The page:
When I was in graduate school one of my assigned texts was Emotional Alchemy by Tara Bennett-Goleman. In it, Bennett-Goleman, offers up a way for us to work with our maladaptive thought patterns which she calls “schemas.” Among the schemas she identifies are:
Deprivation: “the belief that one’s needs won’t be met.”
Subjugation: “the belief that in an intimate relationship one’s own needs never take priority.”
Mistrust: “people can’t be trusted.”
Unlovability: “the sense of being somehow flawed and unworthy of being loved.”
She says “The paradox is that schemas revolve around compelling needs but lead us to think and act in ways that keep those needs from being fulfilled.”
When I read about the unlovability schema it was like I was reading about me — like she was writing just for me. At that point I’d spent most of my life with a deep, yet vague, belief that I was unlovable. Despite growing up in a loving two-parent home. Despite self-identifying as a strong, self-assured, smart woman. Despite the fact that many people loved me…I felt, at my core, unlovable, not enough, and that I was too much.
Little did I know then that most other people, at least in the Western world, shared my predicament.
Is this you too?
If it is, I want you to know that it’s entirely possible to wake up from this illusion and it doesn’t have to take a lifetime. I use the term illusion because that’s what it is – a mirage that looks and feels as real as real can be, and yet it’s a trick of the eye. You can come to know beyond all truths that you need not change one thing about yourself to be worthy of love.
Here’s how I did it:
I fiercely practiced loving myself. Every day. When it was hard. When it was easy. With teachers. On my own. When I was skinny. When I wasn’t skinny. When I was single. When I was partnered. When I was employed. When I was unemployed. When I felt radiant. When I felt wretched. I committed to opening my heart to myself through it all.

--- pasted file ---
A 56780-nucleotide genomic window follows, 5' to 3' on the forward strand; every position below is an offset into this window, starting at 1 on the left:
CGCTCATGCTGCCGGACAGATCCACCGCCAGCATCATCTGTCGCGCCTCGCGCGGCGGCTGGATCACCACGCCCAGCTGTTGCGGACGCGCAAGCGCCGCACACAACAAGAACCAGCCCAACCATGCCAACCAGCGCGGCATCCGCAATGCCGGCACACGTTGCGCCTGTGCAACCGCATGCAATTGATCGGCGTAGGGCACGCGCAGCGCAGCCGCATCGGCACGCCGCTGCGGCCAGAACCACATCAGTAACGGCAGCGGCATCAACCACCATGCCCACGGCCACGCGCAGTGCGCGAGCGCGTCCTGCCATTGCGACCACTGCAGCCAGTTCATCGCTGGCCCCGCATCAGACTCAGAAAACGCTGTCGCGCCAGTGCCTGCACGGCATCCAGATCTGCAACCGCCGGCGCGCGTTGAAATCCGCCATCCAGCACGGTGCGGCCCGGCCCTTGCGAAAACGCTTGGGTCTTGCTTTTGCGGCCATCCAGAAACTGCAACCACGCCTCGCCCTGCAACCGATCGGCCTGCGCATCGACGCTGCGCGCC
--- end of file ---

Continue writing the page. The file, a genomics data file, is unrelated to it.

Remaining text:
“Once upon a time a girl prayed for true love. Her prayer was answered. She learned to love herself.” Monique Duval
It wasn’t overnight. It wasn’t the result of one healer or one book.
It was cumulative the way that Michael Phelps became a gold medal swimmer not in one summer, but over countless hours in the pool over many years.
So, how does loving ourselves show us that we’re lovable by others?
Because if we can love ourselves, it goes without saying that someone else can.
If we don’t love ourselves, how can we possibly trust that another can?
It’s like a mathematical proof. If X is true then Y must also be true.
X is whether we love ourselves unconditionally.
Y is whether another can love us this way.
If X is true then Y must also be true.
Similarly, I believe it defies the laws of physics for a person to be simultaneously not enough and too much. I realized at some point that I couldn’t be both and that’s how I knew what I felt was a misconception.
On a recent episode of Oprah’s Lifeclass Martha Beck wisely shared that “the most judgmental thing you think about the thing you’re most ashamed of is the lie that is most holding you back…Find the place where you are most ashamed…Opposite of that statement is the best truth for setting you free now.”
Back then my most judgemental belief was that I wasn’t lovable. The thing I was most ashamed of was my ‘not enoughness/too muchness’.
It wasn’t true. Not then. Not ever. So I set about setting myself free.
Do not wait for another to show you that you are enough. You will die waiting. It will never, ever, ever work. When we look to another for confirmation of our own enoughness, there will always be uncertainty in the back of our minds. We can never trust another’s love if our own foundation is shaky.
I like to think that this is fantastic news!
While we don’t have control over others, we do have domain over ourselves and our lives. We can commit to this practice. We can live ourselves into the awakening and awareness of our innate lovabilty and enoughness. This is also fantastic news because experience shows us that people treat us like we treat ourselves.
A final note on how I define love:
In this world there is big love (not of the HBO polygamy variety) and there is small love. Big love is ever expansive, making room for all that arises. Big love is unconditional. Big love is that of a mother to her newborn baby. Big love receives life and us with open arms. Small love, which we see and experience all too often, lives on the surface. Small love likes it when things go it’s way and moves on when things don’t. Small love has an agenda and a host of preconceived ideas about how things (and you) should be.
When I talk about loving ourselves, I’m talking about big love.
How do I know beyond a doubt that I’m lovable? Because I love myself. Therefore it must be possible.
Want to know if you’re lovable? Set about proving it to yourself from within. Start now.